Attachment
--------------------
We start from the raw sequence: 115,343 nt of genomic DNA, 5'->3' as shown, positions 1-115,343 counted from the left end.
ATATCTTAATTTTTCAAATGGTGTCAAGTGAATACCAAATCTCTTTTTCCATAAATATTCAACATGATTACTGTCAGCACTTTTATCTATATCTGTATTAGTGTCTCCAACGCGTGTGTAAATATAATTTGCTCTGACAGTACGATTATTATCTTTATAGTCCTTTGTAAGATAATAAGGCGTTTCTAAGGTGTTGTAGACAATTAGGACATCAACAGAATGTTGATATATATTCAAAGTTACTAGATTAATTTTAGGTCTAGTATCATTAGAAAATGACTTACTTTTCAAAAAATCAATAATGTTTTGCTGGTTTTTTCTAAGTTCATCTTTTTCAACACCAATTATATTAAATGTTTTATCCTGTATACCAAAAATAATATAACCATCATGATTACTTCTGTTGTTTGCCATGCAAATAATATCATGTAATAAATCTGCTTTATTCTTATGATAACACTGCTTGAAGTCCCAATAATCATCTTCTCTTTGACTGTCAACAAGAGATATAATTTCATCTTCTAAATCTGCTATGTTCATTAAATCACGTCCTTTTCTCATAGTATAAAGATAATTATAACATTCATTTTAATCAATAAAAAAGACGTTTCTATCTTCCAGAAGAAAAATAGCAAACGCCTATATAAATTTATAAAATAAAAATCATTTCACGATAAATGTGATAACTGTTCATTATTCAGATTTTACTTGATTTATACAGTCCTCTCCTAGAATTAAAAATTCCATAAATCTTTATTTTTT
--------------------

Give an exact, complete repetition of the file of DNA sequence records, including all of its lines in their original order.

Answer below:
We start from the raw sequence: 115,343 nt of genomic DNA, 5'->3' as shown, positions 1-115,343 counted from the left end.
ATATCTTAATTTTTCAAATGGTGTCAAGTGAATACCAAATCTCTTTTTCCATAAATATTCAACATGATTACTGTCAGCACTTTTATCTATATCTGTATTAGTGTCTCCAACGCGTGTGTAAATATAATTTGCTCTGACAGTACGATTATTATCTTTATAGTCCTTTGTAAGATAATAAGGCGTTTCTAAGGTGTTGTAGACAATTAGGACATCAACAGAATGTTGATATATATTCAAAGTTACTAGATTAATTTTAGGTCTAGTATCATTAGAAAATGACTTACTTTTCAAAAAATCAATAATGTTTTGCTGGTTTTTTCTAAGTTCATCTTTTTCAACACCAATTATATTAAATGTTTTATCCTGTATACCAAAAATAATATAACCATCATGATTACTTCTGTTGTTTGCCATGCAAATAATATCATGTAATAAATCTGCTTTATTCTTATGATAACACTGCTTGAAGTCCCAATAATCATCTTCTCTTTGACTGTCAACAAGAGATATAATTTCATCTTCTAAATCTGCTATGTTCATTAAATCACGTCCTTTTCTCATAGTATAAAGATAATTATAACATTCATTTTAATCAATAAAAAAGACGTTTCTATCTTCCAGAAGAAAAATAGCAAACGCCTATATAAATTTATAAAATAAAAATCATTTCACGATAAATGTGATAACTGTTCATTATTCAGATTTTACTTGATTTATACAGTCCTCTCCTAGAATTAAAAATTCCATAAATCTTTATTTTTT